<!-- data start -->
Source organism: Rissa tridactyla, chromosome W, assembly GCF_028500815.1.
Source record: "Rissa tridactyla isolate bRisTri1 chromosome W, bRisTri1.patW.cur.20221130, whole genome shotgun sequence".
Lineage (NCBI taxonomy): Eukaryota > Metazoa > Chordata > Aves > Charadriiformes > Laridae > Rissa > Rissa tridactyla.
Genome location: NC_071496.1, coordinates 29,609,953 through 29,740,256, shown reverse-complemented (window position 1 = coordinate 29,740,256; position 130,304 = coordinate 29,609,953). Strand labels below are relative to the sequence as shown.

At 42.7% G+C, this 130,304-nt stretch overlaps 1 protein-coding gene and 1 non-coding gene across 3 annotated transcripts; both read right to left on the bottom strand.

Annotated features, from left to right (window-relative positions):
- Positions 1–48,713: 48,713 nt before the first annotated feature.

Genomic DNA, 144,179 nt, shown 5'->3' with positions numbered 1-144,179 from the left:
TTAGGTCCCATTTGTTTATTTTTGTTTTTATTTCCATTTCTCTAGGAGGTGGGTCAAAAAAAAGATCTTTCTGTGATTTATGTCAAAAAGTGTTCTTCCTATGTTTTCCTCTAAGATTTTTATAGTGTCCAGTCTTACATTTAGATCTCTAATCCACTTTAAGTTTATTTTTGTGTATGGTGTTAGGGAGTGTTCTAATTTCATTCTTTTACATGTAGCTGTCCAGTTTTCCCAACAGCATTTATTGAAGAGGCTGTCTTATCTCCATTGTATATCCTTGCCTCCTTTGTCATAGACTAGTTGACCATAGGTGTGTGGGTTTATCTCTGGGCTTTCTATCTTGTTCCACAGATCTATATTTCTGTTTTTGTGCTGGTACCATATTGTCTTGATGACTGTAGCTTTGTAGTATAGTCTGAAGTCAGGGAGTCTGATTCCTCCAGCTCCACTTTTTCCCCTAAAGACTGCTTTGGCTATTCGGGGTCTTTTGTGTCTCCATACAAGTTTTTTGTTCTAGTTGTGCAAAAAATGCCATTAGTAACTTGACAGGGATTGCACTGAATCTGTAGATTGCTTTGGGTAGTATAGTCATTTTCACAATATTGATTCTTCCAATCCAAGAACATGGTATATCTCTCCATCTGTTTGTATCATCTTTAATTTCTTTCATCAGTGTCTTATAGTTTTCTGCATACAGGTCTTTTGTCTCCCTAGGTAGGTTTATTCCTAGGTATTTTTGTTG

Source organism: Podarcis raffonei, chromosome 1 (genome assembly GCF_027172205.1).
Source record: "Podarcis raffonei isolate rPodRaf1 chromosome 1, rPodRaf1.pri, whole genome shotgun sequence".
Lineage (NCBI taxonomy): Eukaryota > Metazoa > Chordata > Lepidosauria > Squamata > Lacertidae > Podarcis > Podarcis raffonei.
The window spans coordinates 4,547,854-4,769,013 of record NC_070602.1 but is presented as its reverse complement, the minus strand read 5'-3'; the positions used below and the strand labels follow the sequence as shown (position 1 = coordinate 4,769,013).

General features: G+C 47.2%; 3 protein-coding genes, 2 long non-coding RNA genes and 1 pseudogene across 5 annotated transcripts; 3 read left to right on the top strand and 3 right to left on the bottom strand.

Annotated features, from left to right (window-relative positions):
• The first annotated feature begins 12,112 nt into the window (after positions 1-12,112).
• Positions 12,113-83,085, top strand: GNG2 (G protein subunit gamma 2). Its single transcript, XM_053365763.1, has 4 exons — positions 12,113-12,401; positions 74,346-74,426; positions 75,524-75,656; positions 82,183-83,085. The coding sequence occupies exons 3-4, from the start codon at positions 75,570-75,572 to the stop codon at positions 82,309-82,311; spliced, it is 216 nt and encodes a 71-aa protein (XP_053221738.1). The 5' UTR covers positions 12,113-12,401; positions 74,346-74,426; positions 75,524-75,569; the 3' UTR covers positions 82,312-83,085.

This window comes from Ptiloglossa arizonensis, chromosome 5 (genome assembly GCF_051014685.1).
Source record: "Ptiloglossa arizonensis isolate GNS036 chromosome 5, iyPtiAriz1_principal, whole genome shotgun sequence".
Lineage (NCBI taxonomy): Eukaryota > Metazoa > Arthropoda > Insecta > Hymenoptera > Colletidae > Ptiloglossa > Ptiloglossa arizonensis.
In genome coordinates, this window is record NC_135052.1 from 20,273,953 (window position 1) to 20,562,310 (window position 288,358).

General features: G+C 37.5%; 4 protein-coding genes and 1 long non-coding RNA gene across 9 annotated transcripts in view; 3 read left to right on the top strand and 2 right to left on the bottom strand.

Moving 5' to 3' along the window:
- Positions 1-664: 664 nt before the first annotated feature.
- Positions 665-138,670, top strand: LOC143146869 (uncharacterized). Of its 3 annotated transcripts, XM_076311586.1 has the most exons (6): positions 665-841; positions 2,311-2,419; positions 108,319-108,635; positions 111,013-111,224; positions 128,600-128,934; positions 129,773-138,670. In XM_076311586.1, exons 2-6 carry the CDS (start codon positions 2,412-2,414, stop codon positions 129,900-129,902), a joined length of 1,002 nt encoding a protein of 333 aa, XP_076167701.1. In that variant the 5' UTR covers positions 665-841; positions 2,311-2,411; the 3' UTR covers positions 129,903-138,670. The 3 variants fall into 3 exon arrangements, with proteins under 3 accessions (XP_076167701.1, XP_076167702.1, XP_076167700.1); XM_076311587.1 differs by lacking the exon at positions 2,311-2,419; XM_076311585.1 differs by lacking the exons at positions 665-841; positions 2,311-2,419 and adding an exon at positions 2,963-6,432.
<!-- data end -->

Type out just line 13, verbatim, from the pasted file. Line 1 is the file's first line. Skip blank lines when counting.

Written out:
The window spans coordinates 4,547,854-4,769,013 of record NC_070602.1 but is presented as its reverse complement, the minus strand read 5'-3'; the positions used below and the strand labels follow the sequence as shown (position 1 = coordinate 4,769,013).